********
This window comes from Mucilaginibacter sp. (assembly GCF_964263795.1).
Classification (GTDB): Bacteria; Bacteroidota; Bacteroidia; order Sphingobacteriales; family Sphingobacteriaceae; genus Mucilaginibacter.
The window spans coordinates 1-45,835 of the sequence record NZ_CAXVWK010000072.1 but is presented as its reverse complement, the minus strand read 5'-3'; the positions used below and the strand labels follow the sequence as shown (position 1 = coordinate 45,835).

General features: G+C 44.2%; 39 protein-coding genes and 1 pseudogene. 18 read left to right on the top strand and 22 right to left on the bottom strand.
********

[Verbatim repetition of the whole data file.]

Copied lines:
This window comes from Mucilaginibacter sp. (assembly GCF_964263795.1).
Classification (GTDB): Bacteria; Bacteroidota; Bacteroidia; order Sphingobacteriales; family Sphingobacteriaceae; genus Mucilaginibacter.
The window spans coordinates 1-45,835 of the sequence record NZ_CAXVWK010000072.1 but is presented as its reverse complement, the minus strand read 5'-3'; the positions used below and the strand labels follow the sequence as shown (position 1 = coordinate 45,835).

General features: G+C 44.2%; 39 protein-coding genes and 1 pseudogene. 18 read left to right on the top strand and 22 right to left on the bottom strand.